Wife-killer's release hopes hit by 'derisory' €50 payments
WIFE-killer Dermot McArdle's hopes of an early release have been dealt a blow after court officials described his compensation payments to her family as "derisory".
The Dundalk man was criticised over the paltry payments to his late wife's parents and children in a report submitted to prison chiefs by the Spanish court that jailed him.
He is currently 16 months into his two-year sentence for the manslaughter of Kellyann Corcoran in February 2000.
Father-of-three McArdle is paying just €50 a month despite being ordered to pay €220,000 compensation and thousands more in court costs when he was convicted of manslaughter more than four years ago.
Court officials in Malaga blasted the payments as "derisory" and "insufficient" and insisted they have never sanctioned the amounts in their report to Spain's Prison Service. The rap over the knuckles is expected to harm McArdle's chances of regaining his freedom early.
A source close to the case said: "Jail benefits including early releases are linked to things like prisoner repayments of compensation to their victims.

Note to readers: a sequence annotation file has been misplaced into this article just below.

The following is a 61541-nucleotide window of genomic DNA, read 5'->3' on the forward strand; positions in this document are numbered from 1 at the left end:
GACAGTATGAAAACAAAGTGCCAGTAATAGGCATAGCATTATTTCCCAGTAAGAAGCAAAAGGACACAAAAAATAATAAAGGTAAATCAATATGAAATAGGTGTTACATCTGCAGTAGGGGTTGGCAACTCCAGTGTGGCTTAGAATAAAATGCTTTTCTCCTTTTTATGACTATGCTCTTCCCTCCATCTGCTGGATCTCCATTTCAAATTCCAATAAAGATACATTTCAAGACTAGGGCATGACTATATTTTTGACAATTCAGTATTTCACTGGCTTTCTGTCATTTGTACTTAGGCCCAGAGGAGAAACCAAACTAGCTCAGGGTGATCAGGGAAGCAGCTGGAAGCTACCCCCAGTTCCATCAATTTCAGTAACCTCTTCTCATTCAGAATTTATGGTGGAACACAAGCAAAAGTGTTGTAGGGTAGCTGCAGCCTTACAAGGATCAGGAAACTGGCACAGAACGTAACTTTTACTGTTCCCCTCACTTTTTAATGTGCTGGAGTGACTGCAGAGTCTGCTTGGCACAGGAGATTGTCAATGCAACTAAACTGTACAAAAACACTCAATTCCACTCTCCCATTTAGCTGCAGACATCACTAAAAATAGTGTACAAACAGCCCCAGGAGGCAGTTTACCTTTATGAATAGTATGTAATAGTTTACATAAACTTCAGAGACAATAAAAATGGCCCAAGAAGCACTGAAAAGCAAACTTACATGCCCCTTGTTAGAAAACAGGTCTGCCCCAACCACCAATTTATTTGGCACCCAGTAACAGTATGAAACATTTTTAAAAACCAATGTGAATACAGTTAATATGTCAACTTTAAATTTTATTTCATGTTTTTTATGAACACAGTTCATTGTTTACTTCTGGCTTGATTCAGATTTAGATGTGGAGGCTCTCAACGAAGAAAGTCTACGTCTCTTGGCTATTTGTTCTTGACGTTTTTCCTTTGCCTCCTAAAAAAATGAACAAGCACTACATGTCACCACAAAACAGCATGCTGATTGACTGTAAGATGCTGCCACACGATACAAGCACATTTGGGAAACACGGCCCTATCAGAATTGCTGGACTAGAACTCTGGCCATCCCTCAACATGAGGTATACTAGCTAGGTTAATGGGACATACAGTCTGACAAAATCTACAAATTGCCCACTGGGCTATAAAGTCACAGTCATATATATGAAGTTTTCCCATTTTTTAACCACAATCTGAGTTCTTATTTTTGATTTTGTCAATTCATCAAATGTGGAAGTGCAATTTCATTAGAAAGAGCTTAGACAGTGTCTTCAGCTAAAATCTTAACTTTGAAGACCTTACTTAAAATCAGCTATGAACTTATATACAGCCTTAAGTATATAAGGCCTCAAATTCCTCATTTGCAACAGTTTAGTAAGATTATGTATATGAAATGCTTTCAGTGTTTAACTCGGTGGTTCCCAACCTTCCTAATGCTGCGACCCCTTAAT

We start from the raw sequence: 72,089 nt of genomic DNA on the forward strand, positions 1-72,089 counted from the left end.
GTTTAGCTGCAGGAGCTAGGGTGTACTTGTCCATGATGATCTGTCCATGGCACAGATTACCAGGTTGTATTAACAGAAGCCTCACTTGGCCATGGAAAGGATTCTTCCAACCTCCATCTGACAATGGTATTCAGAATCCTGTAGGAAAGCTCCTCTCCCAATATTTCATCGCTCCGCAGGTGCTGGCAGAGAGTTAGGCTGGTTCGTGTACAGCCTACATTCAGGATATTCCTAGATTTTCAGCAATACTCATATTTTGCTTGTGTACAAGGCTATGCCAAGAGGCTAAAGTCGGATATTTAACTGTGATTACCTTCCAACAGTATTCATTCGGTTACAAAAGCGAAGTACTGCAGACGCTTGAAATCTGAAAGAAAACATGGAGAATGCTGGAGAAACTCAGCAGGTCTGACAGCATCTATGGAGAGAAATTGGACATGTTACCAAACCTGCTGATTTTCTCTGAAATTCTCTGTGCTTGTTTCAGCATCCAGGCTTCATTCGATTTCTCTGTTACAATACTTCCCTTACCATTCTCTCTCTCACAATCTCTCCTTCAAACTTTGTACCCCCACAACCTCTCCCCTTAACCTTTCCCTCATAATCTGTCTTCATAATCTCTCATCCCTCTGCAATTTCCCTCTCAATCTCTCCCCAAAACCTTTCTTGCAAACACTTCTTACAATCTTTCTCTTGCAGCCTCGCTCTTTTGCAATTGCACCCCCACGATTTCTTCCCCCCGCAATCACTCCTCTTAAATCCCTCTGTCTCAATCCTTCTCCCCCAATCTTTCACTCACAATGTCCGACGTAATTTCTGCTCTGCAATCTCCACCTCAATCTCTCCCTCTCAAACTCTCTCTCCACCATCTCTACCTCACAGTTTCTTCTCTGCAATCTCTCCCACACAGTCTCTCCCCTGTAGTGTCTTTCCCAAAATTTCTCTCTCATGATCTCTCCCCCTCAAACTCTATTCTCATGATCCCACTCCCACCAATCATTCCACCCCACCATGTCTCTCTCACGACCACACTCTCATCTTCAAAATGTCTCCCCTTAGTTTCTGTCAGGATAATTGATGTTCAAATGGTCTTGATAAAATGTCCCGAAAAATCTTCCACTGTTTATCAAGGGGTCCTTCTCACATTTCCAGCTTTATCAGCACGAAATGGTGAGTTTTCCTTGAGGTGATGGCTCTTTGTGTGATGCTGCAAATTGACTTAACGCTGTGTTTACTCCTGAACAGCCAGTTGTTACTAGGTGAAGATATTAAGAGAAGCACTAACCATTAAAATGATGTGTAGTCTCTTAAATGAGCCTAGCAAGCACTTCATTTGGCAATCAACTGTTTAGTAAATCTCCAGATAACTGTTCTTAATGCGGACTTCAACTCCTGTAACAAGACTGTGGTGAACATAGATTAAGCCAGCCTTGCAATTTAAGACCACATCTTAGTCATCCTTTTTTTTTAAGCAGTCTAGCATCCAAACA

"Tactics used by prisoners include fractioned payments to try to convince jail chiefs they are making an effort to honour the court order. But the report on McArdle is so negative it may convince prison authorities he is just trying to pull the wool over their eyes.
"It certainly won't do his hopes of an early release on licence any good."
Ms Corcoran (28) plunged to her death following a struggle at the couple's fourth-floor hotel room in Marbella.
McArdle, from Heynestown, Dundalk, Co Louth, was convicted of her manslaughter in October 2008 – and started his two-year jail sentence in August 2011 after losing a string of appeals.
He was ordered to pay €60,000 each to his two sons by Kellyann, Mark and Paul, for the loss of their mother – and her grieving parents Ted and Bridie €100,000.
A Spanish lawyer said in court at McArdle's trial that he had received nearly half a million euro in life insurance payouts following his wife's death.
At his current rate of payment he would take 366 years just to compensate fully his sons and former in-laws.
Court officials have said they will wait until McArdle has made several of his €50 payments before transferring the first lump sum to his victim's relatives.
In Spain prisoners normally have to serve three-quarters of their sentence before they can qualify for early release, although in some cases it is two-thirds.
A spokesman for Spain's Prison Service declined to comment.